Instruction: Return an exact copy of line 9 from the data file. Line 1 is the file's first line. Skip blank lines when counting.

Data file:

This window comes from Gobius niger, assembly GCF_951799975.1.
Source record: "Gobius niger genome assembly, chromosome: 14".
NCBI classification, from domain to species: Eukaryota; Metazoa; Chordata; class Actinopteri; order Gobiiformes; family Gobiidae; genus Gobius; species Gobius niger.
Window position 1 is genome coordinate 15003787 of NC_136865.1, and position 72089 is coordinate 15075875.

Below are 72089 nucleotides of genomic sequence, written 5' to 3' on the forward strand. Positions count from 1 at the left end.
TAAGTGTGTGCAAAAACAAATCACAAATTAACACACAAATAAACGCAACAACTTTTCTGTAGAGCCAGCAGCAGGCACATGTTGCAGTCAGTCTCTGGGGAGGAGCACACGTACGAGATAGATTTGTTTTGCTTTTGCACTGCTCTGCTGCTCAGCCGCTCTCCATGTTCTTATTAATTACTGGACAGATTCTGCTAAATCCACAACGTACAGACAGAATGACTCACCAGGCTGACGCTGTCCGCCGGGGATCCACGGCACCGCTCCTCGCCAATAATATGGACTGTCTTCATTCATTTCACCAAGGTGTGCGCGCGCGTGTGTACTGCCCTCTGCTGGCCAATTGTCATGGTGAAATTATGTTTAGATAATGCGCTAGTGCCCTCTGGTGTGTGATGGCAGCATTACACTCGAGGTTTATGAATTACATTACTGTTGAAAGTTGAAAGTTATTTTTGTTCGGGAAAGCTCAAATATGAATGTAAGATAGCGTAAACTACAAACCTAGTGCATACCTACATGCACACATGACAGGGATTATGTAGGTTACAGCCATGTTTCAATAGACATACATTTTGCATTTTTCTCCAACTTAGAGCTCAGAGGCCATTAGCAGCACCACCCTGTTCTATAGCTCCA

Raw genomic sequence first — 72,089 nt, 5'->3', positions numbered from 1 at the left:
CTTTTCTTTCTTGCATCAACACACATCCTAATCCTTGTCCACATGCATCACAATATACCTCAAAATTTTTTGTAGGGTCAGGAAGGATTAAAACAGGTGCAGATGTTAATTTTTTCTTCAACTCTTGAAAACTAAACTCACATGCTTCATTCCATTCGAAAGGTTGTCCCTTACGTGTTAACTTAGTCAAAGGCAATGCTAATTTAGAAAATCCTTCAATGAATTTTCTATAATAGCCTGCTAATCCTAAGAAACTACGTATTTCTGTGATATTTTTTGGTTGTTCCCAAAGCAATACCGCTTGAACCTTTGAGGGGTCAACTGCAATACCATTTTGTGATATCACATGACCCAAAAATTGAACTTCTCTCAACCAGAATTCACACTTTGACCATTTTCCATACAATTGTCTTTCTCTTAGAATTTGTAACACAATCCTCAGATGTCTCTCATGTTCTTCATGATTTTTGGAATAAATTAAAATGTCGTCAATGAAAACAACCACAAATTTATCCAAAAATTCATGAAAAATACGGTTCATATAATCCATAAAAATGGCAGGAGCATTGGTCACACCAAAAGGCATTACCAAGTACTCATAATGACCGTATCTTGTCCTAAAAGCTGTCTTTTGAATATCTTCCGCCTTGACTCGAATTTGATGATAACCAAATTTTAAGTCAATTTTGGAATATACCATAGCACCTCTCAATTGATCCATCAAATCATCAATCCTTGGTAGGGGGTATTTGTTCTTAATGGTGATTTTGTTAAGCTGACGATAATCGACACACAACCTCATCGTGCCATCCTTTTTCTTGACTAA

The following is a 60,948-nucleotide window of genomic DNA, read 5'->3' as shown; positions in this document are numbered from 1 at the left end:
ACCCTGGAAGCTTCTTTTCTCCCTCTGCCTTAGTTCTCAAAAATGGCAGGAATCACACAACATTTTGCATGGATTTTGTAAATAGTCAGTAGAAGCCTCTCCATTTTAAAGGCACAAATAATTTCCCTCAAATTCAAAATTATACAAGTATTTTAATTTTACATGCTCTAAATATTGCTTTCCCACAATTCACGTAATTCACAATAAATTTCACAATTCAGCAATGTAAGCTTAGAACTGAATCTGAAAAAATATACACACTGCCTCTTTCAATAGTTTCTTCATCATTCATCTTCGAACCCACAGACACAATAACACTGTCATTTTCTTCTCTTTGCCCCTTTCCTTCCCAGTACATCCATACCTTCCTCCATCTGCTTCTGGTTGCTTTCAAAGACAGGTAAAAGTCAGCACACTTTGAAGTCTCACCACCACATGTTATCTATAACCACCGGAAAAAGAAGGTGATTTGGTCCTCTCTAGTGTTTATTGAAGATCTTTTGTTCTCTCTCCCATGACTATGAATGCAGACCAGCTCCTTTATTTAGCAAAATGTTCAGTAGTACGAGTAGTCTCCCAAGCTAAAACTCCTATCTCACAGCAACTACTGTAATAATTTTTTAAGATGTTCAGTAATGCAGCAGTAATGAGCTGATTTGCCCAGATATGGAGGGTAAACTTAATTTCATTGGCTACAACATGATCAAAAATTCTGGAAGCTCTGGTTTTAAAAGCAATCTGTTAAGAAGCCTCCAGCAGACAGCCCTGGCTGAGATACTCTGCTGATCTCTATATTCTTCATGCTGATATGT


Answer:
The following is a 60,948-nucleotide window of genomic DNA, read 5'->3' as shown; positions in this document are numbered from 1 at the left end: